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Number of results: 4
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Abstract

Several species of Solanum produce secondary metabolites with antimicrobial activity. In the present study, the inhibitory activity of Solanum chrysotrichum, S. erianthum, S. torvum and S. rostratum against phytopathogenic Curvularia lunata was determined. Methanol extracts from roots, stems, leaves and fruits were evaluated by the method of mycelial inhibition on agar and the minimum inhibitory concentration (MIC) was determined on a liquid medium. To increase the antimicrobial activity, the combined activity of the most active extracts for each phytopathogen was also determined (a combination of intra and interspecies extracts). The results showed that 12 of the 16 methanolic extracts of Solanum species had antifungal effects against C. lunata. The extracts of S. rostratum and S. erianthum developed the highest activity (~80% inhibition and 28.4 MIC μg . ml–1), even, equal to or greater than, the reference fungicide. The mixture of the active extracts of S. chrysotrichum and S. torvum increased their activity. Various extracts affected the macro and microscopic morphology and most of them reduced the number of conidia of the fungus. This resulted in the capacity to control the vegetative growth and reproduction of C. lunata, the causal fungus of corn leaf spot disease.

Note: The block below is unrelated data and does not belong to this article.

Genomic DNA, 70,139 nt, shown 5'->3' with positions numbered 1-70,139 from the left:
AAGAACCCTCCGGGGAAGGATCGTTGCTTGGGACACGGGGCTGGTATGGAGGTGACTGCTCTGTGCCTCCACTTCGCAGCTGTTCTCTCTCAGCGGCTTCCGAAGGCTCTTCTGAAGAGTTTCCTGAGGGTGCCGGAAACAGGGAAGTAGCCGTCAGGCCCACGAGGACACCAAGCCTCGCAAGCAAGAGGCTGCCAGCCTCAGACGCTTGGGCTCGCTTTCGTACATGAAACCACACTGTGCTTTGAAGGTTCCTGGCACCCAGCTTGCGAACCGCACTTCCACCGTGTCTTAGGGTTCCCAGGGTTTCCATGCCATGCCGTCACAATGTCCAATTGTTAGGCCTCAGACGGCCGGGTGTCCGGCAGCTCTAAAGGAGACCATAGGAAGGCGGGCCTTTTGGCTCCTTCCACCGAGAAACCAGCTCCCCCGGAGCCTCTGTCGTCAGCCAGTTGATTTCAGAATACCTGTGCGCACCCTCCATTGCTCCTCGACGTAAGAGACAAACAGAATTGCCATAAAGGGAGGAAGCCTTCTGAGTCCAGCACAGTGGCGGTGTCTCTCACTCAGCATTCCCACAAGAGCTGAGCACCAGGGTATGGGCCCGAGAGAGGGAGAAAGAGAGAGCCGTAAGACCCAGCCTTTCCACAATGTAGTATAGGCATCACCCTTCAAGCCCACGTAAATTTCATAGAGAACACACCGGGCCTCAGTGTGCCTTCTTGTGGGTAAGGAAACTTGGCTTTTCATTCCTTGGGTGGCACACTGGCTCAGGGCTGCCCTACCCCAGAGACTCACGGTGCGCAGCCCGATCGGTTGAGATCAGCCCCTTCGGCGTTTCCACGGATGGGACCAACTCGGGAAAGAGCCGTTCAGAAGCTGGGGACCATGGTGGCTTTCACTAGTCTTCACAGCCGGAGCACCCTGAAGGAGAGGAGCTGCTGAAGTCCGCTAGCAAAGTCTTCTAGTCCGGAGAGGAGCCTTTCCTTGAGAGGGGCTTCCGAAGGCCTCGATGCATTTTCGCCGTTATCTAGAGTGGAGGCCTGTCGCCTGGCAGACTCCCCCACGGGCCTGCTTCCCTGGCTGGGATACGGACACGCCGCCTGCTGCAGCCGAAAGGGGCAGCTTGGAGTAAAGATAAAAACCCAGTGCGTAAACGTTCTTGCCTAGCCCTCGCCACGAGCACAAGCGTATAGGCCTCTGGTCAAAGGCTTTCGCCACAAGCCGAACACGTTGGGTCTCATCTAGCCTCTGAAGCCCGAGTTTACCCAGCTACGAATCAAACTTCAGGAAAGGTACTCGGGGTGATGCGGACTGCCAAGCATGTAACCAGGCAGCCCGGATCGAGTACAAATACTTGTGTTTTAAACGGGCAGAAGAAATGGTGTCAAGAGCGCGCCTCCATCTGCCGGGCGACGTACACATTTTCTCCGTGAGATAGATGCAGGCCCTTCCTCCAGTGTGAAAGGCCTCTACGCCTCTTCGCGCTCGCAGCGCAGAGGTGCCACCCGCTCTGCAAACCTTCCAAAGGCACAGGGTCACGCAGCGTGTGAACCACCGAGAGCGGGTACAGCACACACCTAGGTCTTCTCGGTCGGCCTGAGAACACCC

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Abstract

The tuber necrotic strain of Potato virus Y (PVYNTN) causes widespread disease and has severe negative effects on the growth and yields of plants, especially those of the Solanaceae family. The consequences of residual toxicity and non-biodegradation of synthetic chemicals and pollution of the environment has led to investigations into new non-toxic and biological treatments to control plant viral diseases. Ethanolic extracts of Bowiea volubilis (bulbs), Cotyledon orbiculata (leaves), Gomphocarpus fruticosus (leaves), Merwilla plumbea (dry and fresh bulbs), Nerium oleander (leaves), and the fruits and leaves of Strophanthus speciosus, were evaluated against PVYNTN in vivo and in vitro. At a concentration of 20 mg · ml−1, ethanolic extracts of Strophanthus speciosus (leaves) and fruits (50 mg · ml−1) significantly reduced the expression of PVYNTN symptoms on tobacco plants in vitro without affecting the normal growth and development of the plant. Similarly, at 50 mg · ml−1, N. oleander, C. orbiculata and B. volubilis (fresh bulbs) and S. speciousus leaves at 20 mg · ml−1 extracts showed significant differences in PVYNTN symptoms in the in vivo experiment. Strophanthus speciosus leaf and fruit extracts showed significant inhibition in the in vitro and in vivo assays and demonstrated that S. speciosus has potential to be used as an antiphytoviral treatment.
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Abstract